(Although not science fiction, Zorro, turns the white/black on its head, but it is still one man fighting against evil.)

    You want your hero to be good so donning him in chivalry promotes the fantasy and all the other stuff comes along for the ride.

    Just putting some ideas out there.
     
  5. Oct 19, 2013 #4

    meBigGuy

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    I really have trouble with the simplistic middle-ages like settings, and see it as just that --- simplistic, easy to manage, easy to create contrast and romanticism. But I'm not an ardent fantasy fan so that may be an oversimplification.

    The Stross's Merchant series at least managed to contrast the multiple societies in an interesting way - not a bad read.
     
  6. Oct 20, 2013 #5
    I have a large fantasy setting that I've taken from the early bronze age to the steampunkish industrial age. I basically started with a prototypical Tolkien-esque world, then began giving it kinks and quirks to make it interesting. This basically means the dwarves became ancient Greeks (Gylippus' Sicilian campaign turned into Glyphios' Katalian campaign), the halflings became Persian-like empire builders, elves turned into Canadian Native Americans with strict population control, there are two human nations (the Wends and the horselord culture Arcmalians). There are no evil races and eventually they began to merge and form trans-racial societies. The real game changer is when pseudo science starts to manipulate with the Medium (think late 19th Century aether theory becoming a reality). They use this to power various contraptions, use it to bend light which creates strong lenses that leads to invetions of microscopes. There's also a boom in Biochemistry and they start tinkering with Lycanthropy to create super soldiers and various other variations.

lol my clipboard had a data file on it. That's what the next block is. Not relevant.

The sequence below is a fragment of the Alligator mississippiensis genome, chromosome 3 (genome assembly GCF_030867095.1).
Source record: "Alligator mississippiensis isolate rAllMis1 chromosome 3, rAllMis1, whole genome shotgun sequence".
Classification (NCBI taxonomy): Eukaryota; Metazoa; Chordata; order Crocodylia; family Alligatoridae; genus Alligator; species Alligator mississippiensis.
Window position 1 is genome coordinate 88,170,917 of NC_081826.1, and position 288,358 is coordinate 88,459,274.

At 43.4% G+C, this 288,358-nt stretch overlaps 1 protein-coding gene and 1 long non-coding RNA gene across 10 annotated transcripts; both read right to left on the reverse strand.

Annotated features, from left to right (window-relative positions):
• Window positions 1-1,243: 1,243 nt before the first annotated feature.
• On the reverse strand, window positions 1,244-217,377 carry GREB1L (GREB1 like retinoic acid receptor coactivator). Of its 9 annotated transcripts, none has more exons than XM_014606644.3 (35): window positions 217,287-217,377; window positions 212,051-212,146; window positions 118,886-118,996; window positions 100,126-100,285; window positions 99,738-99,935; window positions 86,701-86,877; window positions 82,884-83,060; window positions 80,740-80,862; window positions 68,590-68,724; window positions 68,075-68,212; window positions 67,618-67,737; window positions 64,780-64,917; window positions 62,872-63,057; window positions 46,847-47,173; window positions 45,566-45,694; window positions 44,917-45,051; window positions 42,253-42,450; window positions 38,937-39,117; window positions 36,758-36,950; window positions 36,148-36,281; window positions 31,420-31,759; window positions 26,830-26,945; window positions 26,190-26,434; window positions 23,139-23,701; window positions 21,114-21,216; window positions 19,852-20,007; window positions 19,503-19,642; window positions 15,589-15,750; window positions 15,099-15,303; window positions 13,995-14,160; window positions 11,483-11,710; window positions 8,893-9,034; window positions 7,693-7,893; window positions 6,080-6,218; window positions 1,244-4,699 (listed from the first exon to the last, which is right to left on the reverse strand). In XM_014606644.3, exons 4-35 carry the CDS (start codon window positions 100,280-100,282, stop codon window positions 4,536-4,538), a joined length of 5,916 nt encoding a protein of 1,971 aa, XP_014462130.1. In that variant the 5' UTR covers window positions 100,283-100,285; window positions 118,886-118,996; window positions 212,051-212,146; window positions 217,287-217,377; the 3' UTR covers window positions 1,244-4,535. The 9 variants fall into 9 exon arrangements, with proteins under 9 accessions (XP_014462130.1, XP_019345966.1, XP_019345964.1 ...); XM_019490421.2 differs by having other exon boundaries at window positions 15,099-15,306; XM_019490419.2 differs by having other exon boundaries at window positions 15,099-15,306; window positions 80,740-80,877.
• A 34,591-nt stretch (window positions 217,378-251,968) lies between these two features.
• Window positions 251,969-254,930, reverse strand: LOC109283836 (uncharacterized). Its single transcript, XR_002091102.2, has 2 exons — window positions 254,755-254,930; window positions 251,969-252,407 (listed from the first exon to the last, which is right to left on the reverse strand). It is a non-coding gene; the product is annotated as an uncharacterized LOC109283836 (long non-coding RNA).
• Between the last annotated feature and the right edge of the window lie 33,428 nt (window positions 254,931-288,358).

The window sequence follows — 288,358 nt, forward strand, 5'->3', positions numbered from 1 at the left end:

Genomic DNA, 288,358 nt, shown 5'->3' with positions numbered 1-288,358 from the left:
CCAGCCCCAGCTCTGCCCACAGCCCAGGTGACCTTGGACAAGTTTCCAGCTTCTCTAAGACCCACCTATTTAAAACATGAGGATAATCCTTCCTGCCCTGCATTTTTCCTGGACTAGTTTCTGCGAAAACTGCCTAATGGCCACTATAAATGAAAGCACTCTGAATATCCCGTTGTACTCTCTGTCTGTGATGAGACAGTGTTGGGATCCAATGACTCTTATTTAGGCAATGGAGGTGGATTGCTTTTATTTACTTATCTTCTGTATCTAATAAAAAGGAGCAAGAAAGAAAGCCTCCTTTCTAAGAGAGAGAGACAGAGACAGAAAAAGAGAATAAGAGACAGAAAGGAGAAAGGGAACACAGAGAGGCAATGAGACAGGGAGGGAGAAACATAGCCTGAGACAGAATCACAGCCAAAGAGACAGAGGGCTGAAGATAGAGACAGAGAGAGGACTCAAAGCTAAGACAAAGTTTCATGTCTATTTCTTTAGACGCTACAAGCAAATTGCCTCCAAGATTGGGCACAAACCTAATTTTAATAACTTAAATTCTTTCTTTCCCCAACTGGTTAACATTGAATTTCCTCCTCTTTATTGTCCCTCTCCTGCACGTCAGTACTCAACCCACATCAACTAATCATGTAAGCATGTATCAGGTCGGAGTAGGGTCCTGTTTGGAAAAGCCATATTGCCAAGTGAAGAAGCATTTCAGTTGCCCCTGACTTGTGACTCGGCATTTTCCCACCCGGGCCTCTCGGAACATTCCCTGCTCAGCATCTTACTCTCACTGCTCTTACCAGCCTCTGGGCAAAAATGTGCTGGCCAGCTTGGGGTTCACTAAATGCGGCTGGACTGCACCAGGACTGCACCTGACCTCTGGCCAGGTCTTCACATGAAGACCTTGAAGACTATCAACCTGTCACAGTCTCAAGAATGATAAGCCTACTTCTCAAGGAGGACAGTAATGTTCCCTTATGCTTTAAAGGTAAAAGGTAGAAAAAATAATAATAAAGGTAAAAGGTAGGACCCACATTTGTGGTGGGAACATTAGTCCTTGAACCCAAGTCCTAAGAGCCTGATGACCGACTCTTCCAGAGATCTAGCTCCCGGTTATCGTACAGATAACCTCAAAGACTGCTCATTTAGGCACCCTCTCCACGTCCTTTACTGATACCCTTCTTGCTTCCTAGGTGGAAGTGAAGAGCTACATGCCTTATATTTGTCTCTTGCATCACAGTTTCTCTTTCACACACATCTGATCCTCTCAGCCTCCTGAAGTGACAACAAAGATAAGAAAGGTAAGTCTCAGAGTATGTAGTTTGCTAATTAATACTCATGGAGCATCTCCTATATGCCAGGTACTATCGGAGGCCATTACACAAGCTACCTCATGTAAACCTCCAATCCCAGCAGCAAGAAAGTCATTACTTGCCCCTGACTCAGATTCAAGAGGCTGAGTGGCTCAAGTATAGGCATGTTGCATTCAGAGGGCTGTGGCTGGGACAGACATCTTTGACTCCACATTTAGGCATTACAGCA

I'm always open for suggestions; I will definitely give Stross a read.
     
  7. Oct 20, 2013 #6
    Don't get it MartinV...
    :frown:
    When does the story exactly start? How much is historical background and how much is active story telling?

    One of the major hiccups seems the depiction of the transition...it has to be balanced...the things are important to the structure of story but from what you have written it seems too monotonous- you will probably have to provide disjointed short stories to achieve that balance or rely on fragmented narration by the characters and sometimes by the narrator. So which one are you going to go with? Or do you have something else in mind?

    Another thing is where is this all leading? Whatever you do, there has to be some kind of objective to be accomplished at the end. Super soldiers indicate a war- for what objective? Is their going to be a struggle to end a war, attempt to start one or stop it before it starts?
    The base story seems great but also a bit bulky- you may have to trim a few things down... A common mistake is stringing together stories which are beautiful individually but together some of them seem extraneous.